What we do
The Dalmatian pelican is arguably one of the most beautiful and charismatic breeding birds in Europe. Nevertheless, it is extremely vulnerable within its entire geographic distribution. This major five year project is actively conserving the major breeding population of Dalmatian pelicans in the Romanian Danube Delta, as well increasing overall protection of the species by aiming to improve its condition at breeding, staging and wintering sites.
The Dalmatian Pelican is classified as ‘Vulnerable’ across its whole geographical distribution and is particularly vulnerable because its small European population is concentrated at only a few sites. The European population of Dalmatian Pelican is crucial for the survival of the species, as the two major subpopulations (with about 700 pairs in Greece and around 400 pairs in Romania) are the last remaining strongholds of the species outside the former Soviet Union, where large declines have been noted in recent decades. In Romania, all the colonies are located within the internationally renowned Danube Delta Biosphere Reserve.
The main factors causing large declines in the 20th century were drainage of wetlands, destruction of colonies by fisherman, illegal hunting, and collision with electric power lines. New threats have arisen recently, including disturbance at breeding and roosting sites caused by tourists, birdwatchers and photographers, and persecution due to competition with commercial fisheries during post-breeding dispersion and migration and on wintering grounds. Collision with power lines is especially critical at colonies close to these obstacles. Locally, water erosion, storms and flooding, reed overgrowth and the sinking of floating islands may threaten colonies.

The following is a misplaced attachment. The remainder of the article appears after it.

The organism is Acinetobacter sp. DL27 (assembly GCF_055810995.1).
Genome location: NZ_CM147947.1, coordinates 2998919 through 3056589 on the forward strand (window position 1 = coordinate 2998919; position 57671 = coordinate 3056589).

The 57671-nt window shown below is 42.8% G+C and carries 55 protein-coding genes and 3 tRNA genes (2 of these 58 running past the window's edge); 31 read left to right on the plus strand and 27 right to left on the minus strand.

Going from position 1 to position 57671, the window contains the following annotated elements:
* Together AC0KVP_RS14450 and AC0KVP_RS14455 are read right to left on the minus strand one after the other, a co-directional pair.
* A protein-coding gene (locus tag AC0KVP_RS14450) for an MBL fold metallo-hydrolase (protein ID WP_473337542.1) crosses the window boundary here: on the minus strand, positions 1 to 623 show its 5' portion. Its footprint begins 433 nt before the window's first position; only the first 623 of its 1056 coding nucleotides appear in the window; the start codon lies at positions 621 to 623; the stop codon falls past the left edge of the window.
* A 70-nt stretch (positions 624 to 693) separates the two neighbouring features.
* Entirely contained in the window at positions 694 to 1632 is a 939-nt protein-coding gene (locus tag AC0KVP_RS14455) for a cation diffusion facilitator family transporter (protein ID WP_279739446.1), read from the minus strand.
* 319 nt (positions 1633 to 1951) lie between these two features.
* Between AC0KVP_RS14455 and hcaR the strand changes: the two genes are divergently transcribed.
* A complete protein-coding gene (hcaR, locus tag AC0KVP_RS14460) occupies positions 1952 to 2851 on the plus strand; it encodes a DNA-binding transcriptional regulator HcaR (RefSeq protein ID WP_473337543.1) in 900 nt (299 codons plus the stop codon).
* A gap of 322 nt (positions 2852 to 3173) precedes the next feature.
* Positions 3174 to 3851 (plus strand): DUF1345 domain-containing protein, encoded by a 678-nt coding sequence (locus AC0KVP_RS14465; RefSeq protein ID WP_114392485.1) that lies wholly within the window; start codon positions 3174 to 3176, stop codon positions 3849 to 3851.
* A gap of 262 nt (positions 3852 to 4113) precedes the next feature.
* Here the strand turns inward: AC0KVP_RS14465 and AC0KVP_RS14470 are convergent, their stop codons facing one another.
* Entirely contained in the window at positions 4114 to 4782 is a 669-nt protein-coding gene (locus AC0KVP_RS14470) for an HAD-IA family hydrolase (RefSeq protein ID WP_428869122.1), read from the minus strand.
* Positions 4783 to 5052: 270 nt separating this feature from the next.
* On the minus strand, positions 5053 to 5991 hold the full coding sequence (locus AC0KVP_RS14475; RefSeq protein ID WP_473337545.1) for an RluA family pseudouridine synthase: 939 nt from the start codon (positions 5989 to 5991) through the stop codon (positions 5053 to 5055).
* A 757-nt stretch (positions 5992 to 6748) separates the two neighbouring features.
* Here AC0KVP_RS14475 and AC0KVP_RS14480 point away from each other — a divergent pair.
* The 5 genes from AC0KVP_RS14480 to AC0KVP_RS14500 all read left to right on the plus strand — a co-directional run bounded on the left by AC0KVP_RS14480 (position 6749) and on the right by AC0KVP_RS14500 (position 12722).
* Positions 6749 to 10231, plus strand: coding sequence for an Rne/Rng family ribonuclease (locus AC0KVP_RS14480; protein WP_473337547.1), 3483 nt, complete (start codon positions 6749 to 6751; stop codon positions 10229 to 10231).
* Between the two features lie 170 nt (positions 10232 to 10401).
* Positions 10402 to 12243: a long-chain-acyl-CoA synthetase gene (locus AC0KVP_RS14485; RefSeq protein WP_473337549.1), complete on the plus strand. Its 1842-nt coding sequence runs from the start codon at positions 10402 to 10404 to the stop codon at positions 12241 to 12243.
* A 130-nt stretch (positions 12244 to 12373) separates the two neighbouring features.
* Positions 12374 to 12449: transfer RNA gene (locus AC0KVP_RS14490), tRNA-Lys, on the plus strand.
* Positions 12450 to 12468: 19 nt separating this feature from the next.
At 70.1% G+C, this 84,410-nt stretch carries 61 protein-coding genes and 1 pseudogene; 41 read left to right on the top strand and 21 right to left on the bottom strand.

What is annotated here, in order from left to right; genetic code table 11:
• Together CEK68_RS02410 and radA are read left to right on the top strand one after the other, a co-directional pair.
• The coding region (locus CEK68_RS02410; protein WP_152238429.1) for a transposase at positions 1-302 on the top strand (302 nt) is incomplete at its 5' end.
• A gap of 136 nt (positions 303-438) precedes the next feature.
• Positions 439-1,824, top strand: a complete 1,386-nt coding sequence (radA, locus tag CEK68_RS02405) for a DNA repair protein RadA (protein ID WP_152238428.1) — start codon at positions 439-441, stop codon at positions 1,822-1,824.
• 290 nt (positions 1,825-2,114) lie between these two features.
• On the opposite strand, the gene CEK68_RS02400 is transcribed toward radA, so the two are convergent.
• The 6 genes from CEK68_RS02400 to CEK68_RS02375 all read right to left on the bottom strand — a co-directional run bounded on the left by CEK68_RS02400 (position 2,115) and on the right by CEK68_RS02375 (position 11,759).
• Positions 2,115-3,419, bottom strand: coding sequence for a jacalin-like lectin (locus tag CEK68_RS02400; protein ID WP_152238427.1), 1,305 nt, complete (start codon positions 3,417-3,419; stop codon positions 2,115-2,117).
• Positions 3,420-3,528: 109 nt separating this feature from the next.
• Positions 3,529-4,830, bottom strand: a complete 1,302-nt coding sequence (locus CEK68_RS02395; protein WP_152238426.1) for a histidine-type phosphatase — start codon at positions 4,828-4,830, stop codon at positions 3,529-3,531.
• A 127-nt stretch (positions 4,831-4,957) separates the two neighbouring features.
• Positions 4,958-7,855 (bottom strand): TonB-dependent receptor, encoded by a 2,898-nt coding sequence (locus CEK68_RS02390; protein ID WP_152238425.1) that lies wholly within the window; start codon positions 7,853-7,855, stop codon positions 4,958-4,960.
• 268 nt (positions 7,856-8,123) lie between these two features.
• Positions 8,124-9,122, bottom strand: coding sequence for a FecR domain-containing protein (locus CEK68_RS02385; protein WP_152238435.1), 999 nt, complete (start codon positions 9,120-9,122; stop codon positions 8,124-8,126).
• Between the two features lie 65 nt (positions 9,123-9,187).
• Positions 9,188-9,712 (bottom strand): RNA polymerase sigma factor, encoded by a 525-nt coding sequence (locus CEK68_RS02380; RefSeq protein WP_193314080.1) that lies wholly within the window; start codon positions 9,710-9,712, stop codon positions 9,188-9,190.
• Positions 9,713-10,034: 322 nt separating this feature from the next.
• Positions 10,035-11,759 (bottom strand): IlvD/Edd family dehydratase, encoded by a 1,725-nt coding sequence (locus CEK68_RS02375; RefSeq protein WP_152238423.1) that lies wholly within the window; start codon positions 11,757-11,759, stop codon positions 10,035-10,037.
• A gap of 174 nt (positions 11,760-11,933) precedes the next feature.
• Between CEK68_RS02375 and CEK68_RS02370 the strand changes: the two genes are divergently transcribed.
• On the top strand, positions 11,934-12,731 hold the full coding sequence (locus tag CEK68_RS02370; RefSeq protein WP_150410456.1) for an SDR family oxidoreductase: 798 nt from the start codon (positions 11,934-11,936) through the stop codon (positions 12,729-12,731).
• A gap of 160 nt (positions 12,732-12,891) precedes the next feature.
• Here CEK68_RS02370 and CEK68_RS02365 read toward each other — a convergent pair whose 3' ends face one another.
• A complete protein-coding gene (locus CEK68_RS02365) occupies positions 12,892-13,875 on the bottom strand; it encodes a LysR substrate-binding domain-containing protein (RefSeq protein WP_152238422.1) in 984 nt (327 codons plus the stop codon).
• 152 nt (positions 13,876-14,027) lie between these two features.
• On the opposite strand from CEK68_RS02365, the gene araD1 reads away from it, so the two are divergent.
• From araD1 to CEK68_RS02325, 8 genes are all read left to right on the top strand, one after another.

Mark DayHead of Partner Development Unit - Europe, Middle East and Central AsiaE-mail: firstname.lastname@example.org
Romanian Ornithological Society Life project www.dalmatianpelican.ro
Danube Delta Biosphere Reserve Administration www.ddbra.ro
Romanian Ornithological Society www.sor.ro
The Royal Society for the Protection of Birds www.rspb.org.uk